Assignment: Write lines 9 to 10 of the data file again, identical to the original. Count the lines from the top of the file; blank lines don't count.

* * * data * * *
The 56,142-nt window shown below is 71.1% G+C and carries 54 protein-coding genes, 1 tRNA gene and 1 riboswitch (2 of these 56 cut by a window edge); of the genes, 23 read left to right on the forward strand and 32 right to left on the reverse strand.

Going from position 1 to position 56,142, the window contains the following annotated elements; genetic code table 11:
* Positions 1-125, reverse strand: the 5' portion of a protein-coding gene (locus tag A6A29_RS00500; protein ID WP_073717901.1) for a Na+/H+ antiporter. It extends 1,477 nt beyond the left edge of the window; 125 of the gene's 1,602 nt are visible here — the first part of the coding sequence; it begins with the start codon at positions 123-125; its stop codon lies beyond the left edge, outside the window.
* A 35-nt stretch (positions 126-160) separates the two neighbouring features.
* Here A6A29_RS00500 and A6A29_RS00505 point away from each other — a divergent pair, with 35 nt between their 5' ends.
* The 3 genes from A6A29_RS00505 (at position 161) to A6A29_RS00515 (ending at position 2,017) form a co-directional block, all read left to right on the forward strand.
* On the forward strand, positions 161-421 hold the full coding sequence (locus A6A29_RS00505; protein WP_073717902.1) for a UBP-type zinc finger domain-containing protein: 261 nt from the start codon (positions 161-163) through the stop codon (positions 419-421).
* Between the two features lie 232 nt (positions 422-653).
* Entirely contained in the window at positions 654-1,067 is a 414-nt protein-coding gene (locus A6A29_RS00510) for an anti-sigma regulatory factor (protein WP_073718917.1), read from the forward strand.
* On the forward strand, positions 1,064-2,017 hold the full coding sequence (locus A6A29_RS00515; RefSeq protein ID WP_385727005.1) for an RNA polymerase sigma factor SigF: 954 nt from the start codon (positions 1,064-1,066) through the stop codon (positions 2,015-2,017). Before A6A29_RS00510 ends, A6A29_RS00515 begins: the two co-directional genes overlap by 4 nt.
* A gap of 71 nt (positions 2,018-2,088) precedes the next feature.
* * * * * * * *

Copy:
* Entirely contained in the window at positions 654-1,067 is a 414-nt protein-coding gene (locus A6A29_RS00510) for an anti-sigma regulatory factor (protein WP_073718917.1), read from the forward strand.
* On the forward strand, positions 1,064-2,017 hold the full coding sequence (locus A6A29_RS00515; RefSeq protein ID WP_385727005.1) for an RNA polymerase sigma factor SigF: 954 nt from the start codon (positions 1,064-1,066) through the stop codon (positions 2,015-2,017). Before A6A29_RS00510 ends, A6A29_RS00515 begins: the two co-directional genes overlap by 4 nt.